Wolverhampton Art Gallery to November 16th
Pallant House, Chichester 30 November 2013- 9 February 2014
Pauline Boty, Colour Her Gone, Oil on canvas, 1962
Pauline Boty (1938-66) was a key member of British Pop. Friend and colleague of David Hockney, Peter Blake and Derek Boshier (with whom she exhibited) she was a talented and ambitious artist and also a beautiful, hip and charismatic player on the swinging cultural scene of 60s London. She produced a vibrant body of collages and paintings that both celebrate and critique mass cultural experience and explore themes of female sexuality, gender, race and politics. Yet when she died aged only 28 from cancer in 1966 she disappeared from cultural view – no work was exhibited in the UK for nearly 30 years..
This exhibition and the accompanying book of the same title Pauline Boty : Pop Artist and Woman by co-curator, Dr Sue Tate, reinstates Boty at the forefront of the British Pop Art movement.
The exhibition features paintings, collages and ephemera from public and private collections including rarely seen pieces that have not been exhibited for 40 years.
It follows Boty’s artistic progression from her early experimentation with various media such as painting and stained glass to a series of sexually and politically-charged paintings and collages. It demonstrates how her oeuvre enriches the male-dominated sphere of Pop Art with a female perspective and her life enhancing embrace of both hi and low culture. We see Marcel Proust and Marilyn Monroe, Lenin and Elvis Presley; paintings feature both contemporary events such as the Cuban revolution and the assassination of JFK and a joyous depiction of the pleasures dancing to pop music.
Unlike many of her female counterparts, Boty was not afraid to embrace her sexuality in her life and work. One of the exhibition’s highlights is Colour Her Gone (1962), a painting based on a photograph of Pop culture icon Marilyn Monroe with whom Boty closely identified. Monroe was a fascinating subject for Boty because of her provocative yet vulnerable sexuality.
Born in South London in 1938, Boty first studied at Wimbledon School of Art and then the Royal College. Sociable, charismatic and popular, Boty was a striking figure, dubbed the ‘Wimbledon Bardot’ on account of her extreme good looks. Yet her glamorous appearance often meant that she struggled to be taken seriously, despite her passionate engagement with politics and the intellectual life of the college.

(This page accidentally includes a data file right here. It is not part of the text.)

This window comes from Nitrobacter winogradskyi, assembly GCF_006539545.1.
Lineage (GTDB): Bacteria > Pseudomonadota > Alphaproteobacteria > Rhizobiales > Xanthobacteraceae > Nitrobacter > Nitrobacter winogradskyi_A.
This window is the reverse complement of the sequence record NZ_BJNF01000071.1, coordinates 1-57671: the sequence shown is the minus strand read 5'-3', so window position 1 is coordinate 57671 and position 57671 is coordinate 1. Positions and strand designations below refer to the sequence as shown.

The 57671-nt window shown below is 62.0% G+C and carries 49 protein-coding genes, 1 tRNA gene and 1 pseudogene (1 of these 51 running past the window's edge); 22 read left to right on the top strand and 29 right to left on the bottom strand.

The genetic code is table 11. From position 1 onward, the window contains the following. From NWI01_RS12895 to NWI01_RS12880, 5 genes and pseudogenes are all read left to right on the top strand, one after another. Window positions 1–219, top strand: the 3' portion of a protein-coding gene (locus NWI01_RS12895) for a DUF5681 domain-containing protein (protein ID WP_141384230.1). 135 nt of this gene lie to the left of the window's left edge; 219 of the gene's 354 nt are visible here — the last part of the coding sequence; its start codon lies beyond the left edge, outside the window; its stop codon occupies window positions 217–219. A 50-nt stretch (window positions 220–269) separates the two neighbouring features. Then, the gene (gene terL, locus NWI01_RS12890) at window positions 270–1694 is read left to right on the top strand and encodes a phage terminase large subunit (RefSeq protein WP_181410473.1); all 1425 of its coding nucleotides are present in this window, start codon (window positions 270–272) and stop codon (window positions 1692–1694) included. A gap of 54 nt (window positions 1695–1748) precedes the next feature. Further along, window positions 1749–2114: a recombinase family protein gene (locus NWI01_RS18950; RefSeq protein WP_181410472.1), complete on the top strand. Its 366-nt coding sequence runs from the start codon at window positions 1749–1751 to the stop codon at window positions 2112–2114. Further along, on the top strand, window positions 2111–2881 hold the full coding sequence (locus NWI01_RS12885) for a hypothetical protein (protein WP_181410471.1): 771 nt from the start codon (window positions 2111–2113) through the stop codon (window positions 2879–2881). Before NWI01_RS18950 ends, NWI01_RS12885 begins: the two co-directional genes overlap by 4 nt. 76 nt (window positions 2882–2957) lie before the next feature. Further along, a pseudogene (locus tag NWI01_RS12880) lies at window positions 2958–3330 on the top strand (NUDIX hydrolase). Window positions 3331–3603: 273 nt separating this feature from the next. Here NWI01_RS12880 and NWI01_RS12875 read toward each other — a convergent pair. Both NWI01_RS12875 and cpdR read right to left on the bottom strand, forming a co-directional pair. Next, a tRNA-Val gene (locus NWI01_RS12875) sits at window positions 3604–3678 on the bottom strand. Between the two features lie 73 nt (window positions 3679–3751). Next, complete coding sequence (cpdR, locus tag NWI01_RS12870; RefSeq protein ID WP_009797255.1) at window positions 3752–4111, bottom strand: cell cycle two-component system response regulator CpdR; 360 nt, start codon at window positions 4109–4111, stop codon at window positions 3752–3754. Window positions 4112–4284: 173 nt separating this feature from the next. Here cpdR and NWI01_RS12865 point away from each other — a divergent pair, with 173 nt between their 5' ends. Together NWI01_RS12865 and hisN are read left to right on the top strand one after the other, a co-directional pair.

During her time at the RCA, Boty published her poetry in an alternative student magazine, acted in college reviews, and was a knowledgeable presence at the film society. She was also an active participant in Anti-Ugly Action, a group of students who protested against new British architecture that they considered offensive and of poor quality. She was, however, advised not to apply for the School of Painting as it was considered too difficult for a mere girl to get a place and indeed the statistics demonstrates women did have to be better than men by the College’s own criteria of the bestowal of First class degrees. Studying in The School of Stained Glass she was outside the maelstrom of Pop activity and her development as a Pop artist stalled.
However, after leaving the RCA 1961, Boty exhibited in what has since been described as the first ever Pop Art exhibition, ‘Blake, Boty, Porter, Reeve’, at the AIA Gallery in 1961, receiving positive attention in the national press for the Pop sensibility of her collages. The following year she was one of the four artists profiled in Ken Russell’s landmark 1962 documentary on English Pop Art, Pop Goes The Easel. This innovative and influential film for the BBC’s Monitor series placed Boty at the centre of emergent British Pop and her pop voice developed apace.
Pop Goes the Easel also marked the beginning acting career that included TV and stage appearances. Although acting was lucrative, it distracted her from painting, which remained her main priority. The press picked up on her glamorous actress persona, often undermining her legitimacy as an artist by referring to her physical charms.
Boty had a prescient grasp of gender politics which she articulated in witty radio monologues and which runs throughout her work. She wanted to collapse the binary opposition between sexual woman and serious artist and reached for a visual language to express a female subjectivity and autonomous female sexuality as it is embodied and felt. These are issues that are highly pertinent to a current generation and it is perhaps only now, in the wake of feminist understandings and in the context of post modern ideas that her work can truly resonate.
On September 27th there will be a symposium to discuss Women and Pop. see